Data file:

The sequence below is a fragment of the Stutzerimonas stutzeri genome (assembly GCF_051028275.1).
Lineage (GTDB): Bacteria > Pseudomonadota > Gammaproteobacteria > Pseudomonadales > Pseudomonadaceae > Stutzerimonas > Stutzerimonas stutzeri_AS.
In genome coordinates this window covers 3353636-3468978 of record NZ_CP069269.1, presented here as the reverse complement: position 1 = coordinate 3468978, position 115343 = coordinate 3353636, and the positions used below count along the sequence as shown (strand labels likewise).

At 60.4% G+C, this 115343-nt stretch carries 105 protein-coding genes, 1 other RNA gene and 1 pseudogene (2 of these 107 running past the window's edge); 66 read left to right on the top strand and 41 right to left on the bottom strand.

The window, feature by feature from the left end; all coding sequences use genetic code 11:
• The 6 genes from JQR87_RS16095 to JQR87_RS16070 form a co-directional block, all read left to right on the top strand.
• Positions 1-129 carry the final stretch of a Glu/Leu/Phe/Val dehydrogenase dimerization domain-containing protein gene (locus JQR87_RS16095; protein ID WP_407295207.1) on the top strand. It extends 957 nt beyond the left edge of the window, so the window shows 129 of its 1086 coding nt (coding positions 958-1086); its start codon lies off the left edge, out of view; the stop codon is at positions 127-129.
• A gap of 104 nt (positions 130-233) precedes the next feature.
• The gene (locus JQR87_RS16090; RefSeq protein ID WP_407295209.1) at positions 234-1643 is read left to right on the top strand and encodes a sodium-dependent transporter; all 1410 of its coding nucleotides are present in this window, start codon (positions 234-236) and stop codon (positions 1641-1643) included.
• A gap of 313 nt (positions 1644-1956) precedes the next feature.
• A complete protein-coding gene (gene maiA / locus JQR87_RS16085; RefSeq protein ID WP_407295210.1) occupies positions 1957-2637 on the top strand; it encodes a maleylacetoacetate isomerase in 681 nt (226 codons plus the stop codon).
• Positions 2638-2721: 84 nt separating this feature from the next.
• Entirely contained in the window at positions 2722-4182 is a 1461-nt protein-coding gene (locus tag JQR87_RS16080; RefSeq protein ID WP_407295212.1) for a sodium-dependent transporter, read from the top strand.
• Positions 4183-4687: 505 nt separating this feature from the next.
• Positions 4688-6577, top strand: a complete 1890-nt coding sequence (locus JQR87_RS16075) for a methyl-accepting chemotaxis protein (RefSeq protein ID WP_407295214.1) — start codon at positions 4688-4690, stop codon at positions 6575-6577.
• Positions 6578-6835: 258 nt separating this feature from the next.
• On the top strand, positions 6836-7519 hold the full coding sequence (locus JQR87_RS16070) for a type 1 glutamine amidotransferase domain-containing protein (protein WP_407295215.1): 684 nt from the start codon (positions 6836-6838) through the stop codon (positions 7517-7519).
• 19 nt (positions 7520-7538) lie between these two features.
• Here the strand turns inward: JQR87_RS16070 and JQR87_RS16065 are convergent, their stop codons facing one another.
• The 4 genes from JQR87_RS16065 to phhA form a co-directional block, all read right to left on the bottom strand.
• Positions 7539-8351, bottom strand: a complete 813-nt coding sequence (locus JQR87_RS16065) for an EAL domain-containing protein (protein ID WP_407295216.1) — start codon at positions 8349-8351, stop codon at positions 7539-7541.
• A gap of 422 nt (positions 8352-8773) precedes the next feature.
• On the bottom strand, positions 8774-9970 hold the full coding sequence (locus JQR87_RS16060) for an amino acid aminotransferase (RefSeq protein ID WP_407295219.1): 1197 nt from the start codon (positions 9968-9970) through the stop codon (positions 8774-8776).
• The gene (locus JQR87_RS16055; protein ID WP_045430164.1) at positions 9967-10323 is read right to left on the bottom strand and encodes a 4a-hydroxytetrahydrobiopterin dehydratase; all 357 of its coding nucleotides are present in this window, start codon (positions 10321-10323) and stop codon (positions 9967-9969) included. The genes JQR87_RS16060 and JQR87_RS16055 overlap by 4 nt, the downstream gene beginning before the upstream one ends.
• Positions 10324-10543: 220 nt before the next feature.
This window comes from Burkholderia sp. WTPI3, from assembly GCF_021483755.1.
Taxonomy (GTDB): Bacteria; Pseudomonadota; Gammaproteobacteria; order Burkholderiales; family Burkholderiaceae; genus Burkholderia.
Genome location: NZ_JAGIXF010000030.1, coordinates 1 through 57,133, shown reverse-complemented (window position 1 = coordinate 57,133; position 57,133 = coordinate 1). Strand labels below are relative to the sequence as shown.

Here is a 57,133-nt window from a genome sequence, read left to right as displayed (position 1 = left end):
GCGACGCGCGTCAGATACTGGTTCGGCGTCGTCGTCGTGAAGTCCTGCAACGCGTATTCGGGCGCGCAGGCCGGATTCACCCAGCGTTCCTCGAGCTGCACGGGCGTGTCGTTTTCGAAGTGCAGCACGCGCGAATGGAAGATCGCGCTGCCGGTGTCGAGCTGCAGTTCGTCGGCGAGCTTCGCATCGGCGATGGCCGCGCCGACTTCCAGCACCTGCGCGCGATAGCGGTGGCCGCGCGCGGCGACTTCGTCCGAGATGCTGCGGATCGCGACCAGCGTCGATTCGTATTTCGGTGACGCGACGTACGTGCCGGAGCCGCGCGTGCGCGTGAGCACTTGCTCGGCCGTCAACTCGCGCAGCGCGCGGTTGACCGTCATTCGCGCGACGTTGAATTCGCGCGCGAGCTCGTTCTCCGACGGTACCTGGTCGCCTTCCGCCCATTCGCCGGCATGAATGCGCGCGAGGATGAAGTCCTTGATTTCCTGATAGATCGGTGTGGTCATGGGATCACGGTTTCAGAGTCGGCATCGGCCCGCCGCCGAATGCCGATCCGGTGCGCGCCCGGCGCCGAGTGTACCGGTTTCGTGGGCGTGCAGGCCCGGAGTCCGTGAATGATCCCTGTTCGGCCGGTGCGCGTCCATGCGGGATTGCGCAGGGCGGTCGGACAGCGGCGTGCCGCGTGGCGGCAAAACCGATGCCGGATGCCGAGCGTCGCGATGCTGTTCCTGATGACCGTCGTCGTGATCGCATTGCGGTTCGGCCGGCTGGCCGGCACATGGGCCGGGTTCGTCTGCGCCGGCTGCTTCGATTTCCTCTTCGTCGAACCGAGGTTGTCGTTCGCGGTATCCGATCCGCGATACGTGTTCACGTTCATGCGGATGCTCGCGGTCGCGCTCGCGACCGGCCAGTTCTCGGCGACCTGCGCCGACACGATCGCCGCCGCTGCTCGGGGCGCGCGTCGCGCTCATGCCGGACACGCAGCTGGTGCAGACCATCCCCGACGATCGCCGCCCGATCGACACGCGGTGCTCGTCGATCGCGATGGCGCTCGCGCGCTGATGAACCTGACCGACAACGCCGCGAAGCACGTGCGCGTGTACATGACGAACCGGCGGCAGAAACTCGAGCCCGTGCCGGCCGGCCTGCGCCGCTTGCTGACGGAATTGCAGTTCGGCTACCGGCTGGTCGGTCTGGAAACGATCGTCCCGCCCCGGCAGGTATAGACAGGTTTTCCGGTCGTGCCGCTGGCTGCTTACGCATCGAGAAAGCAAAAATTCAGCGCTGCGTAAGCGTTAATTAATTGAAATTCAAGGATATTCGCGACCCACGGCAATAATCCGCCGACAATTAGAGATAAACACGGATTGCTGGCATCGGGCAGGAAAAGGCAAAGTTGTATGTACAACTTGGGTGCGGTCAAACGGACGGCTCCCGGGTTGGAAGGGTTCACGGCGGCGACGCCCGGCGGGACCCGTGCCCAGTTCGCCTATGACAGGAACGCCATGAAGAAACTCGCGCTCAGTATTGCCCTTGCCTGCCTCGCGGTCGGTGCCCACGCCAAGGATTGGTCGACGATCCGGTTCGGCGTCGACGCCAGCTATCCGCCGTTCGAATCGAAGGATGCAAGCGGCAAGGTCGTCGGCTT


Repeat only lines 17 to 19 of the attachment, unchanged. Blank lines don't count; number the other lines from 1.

• On the top strand, positions 6836-7519 hold the full coding sequence (locus JQR87_RS16070) for a type 1 glutamine amidotransferase domain-containing protein (protein WP_407295215.1): 684 nt from the start codon (positions 6836-6838) through the stop codon (positions 7517-7519).
• 19 nt (positions 7520-7538) lie between these two features.
• Here the strand turns inward: JQR87_RS16070 and JQR87_RS16065 are convergent, their stop codons facing one another.